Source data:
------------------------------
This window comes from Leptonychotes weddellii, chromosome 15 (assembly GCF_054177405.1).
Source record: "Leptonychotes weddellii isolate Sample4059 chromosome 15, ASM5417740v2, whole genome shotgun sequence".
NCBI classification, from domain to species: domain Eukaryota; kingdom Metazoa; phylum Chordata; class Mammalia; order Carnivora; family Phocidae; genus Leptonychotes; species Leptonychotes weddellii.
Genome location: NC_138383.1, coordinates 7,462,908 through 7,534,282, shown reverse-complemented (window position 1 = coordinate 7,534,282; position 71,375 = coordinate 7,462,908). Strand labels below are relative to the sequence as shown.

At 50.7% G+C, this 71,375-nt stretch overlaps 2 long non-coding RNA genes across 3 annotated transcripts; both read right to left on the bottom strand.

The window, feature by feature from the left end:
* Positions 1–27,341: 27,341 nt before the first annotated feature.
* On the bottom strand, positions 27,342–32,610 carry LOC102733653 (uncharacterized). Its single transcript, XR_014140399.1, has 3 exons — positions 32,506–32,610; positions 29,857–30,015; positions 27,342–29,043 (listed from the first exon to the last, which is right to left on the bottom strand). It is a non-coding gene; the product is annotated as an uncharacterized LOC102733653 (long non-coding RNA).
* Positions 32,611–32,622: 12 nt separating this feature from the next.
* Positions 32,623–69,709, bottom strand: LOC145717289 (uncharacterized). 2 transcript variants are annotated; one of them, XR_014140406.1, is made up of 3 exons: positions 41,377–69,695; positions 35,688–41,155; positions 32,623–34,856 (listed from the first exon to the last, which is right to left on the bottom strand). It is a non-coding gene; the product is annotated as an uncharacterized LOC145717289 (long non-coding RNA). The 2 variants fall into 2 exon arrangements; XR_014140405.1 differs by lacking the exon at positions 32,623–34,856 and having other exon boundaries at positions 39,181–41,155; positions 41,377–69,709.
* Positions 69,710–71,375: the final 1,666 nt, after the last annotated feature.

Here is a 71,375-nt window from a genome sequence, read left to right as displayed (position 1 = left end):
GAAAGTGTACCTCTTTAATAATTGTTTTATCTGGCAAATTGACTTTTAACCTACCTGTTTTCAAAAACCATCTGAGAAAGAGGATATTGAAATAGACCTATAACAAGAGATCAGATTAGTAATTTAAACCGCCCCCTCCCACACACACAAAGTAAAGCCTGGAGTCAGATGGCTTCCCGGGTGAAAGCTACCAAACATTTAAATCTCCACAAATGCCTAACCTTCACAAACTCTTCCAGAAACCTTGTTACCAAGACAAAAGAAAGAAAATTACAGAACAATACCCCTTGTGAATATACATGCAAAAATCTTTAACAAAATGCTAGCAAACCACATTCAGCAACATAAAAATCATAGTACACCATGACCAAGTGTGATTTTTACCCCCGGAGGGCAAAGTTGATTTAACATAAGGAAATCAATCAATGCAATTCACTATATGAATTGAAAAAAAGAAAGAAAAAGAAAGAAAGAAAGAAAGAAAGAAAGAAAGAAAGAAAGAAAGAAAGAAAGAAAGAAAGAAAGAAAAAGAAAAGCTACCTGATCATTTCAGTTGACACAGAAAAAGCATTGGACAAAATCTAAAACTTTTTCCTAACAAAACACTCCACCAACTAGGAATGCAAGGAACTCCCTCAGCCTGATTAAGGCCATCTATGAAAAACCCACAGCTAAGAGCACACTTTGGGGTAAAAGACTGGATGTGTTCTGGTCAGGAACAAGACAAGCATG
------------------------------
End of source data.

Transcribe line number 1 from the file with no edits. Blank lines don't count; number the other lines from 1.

This window comes from Leptonychotes weddellii, chromosome 15 (assembly GCF_054177405.1).